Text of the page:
Abuse risk in amakhosi law

2009-09-17 00:00

ALERT to the need for more consultation on the contested Traditional Courts Bill, which will give traditional leaders new powers as offi­cers of the court, the Justice and Constitutional Development Portfolio committee is to consult the National Council of Provinces (NCOP) on how to proceed.

The controversial bill, widely criticised by gender and civil society acti­vists, was put on hold last year when the previous Parliament was unable to complete its deliberations.

It surfaced again earlier this month at a briefing session of the new post-election portfolio committee.

The proposed legislation aims to replace the apartheid-era Black Administration Act 38 of 1927, while still preserving the traditional African justice system, partly by bringing its courts in line with the Constitution.

But critics believe it has the potential to concentrate sweeping powers in the hands of a few senior traditional leaders and deny women in rural area­s equal representation.

They argue that certain provisions, such as a ban on legal representation in criminal matters and forced labour as punishment, are in fact antithetical to the Constitution.

It also emerged during last year’s deliberations that although traditional leaders themselves were consulted during the drafting process, local communities, who would be directly affected by the laws, were not.

This raised widespread concern around the amount of consultation that had ta­ken place.

A report by the portfolio committee in March this year noted that there has been “more consultation on the traditional courts bill than has been made out in the public hearings, but less consultation than there should have been.”

On substantive issues, critics say the bill contains insufficient mechanisms to ensure women are able to participate in court proceedings as equal participants.

“It is problematic to say, as the bill does, that a party can be represented in a traditional court by a family member,” explained Henk Smith of the Legal Resources Centre, which made a submission to the portfolio committee last year.

“In the case of a woman in a rural area, that is likely to be a male family member. It makes nonsense of the claim elsewhere in the bill that the rights of women are protected,” he told The Witness.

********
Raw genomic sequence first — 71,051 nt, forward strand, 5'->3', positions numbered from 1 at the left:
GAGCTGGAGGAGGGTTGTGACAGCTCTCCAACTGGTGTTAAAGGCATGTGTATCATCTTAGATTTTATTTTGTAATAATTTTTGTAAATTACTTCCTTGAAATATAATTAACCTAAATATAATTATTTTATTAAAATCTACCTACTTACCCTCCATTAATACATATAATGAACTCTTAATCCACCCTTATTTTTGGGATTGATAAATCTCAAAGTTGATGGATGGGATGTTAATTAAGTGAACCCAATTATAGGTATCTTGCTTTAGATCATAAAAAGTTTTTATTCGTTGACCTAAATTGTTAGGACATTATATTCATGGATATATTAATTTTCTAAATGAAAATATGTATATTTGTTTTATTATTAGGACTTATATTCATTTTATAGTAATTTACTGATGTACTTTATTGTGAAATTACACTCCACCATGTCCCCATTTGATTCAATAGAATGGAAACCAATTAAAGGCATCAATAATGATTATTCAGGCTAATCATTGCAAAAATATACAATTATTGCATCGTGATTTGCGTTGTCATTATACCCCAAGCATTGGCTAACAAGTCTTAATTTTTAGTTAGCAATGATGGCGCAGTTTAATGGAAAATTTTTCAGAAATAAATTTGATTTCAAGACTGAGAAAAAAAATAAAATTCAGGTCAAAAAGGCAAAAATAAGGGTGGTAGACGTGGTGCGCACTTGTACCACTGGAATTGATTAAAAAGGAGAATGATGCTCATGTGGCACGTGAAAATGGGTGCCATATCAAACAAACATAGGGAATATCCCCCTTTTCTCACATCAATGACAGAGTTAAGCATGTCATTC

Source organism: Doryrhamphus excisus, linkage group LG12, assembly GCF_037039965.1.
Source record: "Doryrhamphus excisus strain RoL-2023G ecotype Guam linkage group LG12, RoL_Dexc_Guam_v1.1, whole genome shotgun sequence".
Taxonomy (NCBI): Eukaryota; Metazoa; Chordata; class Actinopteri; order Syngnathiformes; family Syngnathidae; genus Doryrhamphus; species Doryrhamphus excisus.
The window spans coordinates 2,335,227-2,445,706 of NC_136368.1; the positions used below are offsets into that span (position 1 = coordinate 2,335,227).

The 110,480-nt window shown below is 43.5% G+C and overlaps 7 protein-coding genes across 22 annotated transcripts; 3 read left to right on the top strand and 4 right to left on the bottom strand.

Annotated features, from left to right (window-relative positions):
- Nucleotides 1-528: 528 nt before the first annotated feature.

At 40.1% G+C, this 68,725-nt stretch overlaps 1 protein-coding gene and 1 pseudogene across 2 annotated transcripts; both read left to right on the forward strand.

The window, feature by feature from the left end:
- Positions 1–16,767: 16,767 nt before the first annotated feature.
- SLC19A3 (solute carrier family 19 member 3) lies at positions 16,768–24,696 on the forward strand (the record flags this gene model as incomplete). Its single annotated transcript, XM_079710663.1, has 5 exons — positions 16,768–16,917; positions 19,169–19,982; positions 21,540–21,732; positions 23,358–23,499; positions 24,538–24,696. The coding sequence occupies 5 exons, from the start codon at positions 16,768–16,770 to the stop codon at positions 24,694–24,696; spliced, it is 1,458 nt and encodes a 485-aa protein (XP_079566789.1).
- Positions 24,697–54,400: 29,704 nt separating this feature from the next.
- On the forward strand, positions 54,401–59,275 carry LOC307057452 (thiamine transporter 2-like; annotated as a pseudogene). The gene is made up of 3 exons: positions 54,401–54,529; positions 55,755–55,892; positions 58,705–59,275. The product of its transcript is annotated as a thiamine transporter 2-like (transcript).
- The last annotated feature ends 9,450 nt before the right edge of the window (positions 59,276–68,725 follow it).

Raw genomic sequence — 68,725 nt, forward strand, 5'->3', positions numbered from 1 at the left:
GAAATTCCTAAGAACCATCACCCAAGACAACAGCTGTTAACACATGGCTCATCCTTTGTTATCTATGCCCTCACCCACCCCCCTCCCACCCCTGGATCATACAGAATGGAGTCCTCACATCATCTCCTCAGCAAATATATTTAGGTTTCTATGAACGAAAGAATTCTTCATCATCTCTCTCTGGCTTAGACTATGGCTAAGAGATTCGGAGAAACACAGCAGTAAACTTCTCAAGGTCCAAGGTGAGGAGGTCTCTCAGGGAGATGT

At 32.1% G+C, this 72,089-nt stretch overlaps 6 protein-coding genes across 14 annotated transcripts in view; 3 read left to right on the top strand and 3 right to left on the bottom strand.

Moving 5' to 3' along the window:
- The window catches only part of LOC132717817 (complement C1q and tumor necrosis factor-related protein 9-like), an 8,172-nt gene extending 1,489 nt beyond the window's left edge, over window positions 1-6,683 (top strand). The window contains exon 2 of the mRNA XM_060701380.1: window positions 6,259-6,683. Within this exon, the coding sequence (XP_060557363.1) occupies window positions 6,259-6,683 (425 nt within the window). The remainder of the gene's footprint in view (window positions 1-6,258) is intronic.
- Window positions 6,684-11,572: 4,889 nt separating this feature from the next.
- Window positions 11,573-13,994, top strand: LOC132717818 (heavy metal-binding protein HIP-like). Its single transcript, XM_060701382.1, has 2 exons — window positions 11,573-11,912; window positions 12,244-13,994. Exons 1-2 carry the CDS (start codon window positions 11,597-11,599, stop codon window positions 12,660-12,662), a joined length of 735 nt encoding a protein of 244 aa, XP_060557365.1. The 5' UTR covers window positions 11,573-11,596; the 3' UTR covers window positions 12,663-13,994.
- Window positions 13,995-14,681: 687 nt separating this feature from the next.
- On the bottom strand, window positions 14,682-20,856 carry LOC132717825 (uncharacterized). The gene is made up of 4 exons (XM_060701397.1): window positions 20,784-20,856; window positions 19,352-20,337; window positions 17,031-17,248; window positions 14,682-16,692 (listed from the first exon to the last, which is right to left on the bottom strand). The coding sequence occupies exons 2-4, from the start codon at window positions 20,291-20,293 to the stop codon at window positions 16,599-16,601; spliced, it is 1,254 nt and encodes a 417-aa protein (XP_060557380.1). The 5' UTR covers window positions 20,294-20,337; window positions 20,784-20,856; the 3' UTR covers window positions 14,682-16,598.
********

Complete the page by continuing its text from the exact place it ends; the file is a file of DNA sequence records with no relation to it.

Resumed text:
Smith said the bill also does not respect what happens in “living” customary law.

Instead, it concentrates authority in the chief’s court without acknowledging other dispute resolution mechanisms, such as the institution of the headman or woman and family courts, which also play a role in resolving disputes.

KZN anthropologist and resear­cher Mary de Haas recently added her voice to concerns around the proposed act.

In a written submission to the portfolio committee this month, she said the bill, despite aiming to be non-sexist, “does not recognise the extent to which women in many rural areas are oppressed by the highly authoritarian system of traditional leadership”.

“There is no real democracy in a number of traditional areas, and councils are appointed by leaders based on a system of patronage,” she said.

De Haas said the proposed legislation rests on “two pillars of colonia­lism and apartheid — artificially constructed tribes and traditional leaders, both of which were designed to facilitate indirect rule.”

The legislation, she argued, forces people living in traditional areas to “comply with directives given by leaders and does not give them the choice of opting out of a system which can be extremely repressive”.

According to De Haas, the legislation may jeopardise people’s land-related security because of penalties traditional leaders may impose.

If passed, she said, the bill would “perpetuate and entrench” abuses already taking place by traditional leaders.

She said that government functionaries, who have oversight functions over traditional leaders, seldom take action against them when such leaders break the law.

Already overdue, the bill is expec­ted to be passed into law by the end of the current year when the statutory deadline for the saved provisions of the repealed Black Administration Act kicks in.

Portfolio committee chairman Ngoako Ramatlhodi told The Witness that the parliamentary process will determine the outcome and “no possibilities are ruled out on the matter” of when the bill is passed.

Portfolio committee member and Democratic Alliance sha­dow justice minister Dene Smuts told The Witness last week that the referral of the bill to the NCOP for discussion would have the likely effect of speeding up the bill’s passage rather than slowing it down.

“We need to establish to what degree the proposed legislation has changed since it was first introduced and to what degree we can acceptably proceed with the bill without having to delay it further by physically going back out to rural communities to consult,” Smuts said.

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